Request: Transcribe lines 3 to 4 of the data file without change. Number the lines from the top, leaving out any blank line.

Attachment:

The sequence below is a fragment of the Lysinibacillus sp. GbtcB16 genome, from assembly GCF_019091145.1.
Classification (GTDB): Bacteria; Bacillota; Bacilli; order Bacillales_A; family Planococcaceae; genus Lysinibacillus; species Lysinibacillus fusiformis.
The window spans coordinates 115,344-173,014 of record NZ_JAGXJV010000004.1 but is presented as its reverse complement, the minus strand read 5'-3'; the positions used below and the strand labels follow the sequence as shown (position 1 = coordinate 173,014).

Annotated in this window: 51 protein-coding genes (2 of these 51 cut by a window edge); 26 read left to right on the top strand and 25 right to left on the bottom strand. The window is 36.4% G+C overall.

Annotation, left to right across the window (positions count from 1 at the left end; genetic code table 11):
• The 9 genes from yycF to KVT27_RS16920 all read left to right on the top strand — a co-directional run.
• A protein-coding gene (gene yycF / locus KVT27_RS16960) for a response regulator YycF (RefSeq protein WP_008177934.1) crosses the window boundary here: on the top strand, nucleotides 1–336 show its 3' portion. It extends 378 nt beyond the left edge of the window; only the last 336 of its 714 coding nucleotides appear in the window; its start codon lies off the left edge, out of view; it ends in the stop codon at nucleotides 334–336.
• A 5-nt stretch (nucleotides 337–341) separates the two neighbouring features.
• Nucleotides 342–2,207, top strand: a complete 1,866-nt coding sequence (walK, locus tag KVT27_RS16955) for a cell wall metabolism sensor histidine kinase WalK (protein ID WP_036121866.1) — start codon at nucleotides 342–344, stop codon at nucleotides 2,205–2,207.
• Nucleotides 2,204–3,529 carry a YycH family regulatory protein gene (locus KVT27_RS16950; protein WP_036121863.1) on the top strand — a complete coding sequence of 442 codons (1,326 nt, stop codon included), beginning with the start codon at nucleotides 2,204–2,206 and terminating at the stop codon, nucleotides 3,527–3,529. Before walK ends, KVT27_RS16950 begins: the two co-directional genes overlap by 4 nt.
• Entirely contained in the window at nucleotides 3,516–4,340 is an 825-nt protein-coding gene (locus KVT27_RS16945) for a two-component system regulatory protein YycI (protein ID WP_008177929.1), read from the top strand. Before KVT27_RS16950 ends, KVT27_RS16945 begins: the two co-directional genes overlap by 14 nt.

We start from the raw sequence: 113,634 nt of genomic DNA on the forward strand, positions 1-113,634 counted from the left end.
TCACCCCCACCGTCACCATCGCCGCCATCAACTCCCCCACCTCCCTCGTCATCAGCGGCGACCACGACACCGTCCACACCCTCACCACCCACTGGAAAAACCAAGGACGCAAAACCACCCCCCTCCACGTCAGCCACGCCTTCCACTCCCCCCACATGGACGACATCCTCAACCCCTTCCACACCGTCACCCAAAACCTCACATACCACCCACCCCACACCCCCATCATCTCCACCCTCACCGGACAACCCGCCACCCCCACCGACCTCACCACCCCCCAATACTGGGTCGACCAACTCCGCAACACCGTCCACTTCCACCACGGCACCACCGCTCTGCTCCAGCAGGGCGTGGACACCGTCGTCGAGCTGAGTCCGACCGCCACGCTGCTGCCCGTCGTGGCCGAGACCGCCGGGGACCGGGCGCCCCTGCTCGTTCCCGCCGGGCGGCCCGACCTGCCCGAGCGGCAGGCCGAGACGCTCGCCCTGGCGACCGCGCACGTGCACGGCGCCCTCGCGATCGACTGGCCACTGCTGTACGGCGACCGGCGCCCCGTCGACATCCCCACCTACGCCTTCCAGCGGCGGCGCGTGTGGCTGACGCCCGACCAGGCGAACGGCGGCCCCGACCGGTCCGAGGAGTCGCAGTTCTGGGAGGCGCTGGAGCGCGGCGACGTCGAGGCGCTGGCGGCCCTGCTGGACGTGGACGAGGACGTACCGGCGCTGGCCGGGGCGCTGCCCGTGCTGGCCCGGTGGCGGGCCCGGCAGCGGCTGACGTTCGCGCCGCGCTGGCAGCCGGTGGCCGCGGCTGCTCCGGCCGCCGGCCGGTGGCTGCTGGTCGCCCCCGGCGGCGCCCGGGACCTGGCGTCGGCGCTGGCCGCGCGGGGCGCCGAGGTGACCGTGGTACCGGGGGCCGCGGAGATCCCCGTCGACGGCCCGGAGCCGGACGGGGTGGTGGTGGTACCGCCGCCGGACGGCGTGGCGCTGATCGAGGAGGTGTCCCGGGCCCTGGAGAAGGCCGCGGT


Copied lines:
The window spans coordinates 115,344-173,014 of record NZ_JAGXJV010000004.1 but is presented as its reverse complement, the minus strand read 5'-3'; the positions used below and the strand labels follow the sequence as shown (position 1 = coordinate 173,014).

Annotated in this window: 51 protein-coding genes (2 of these 51 cut by a window edge); 26 read left to right on the top strand and 25 right to left on the bottom strand. The window is 36.4% G+C overall.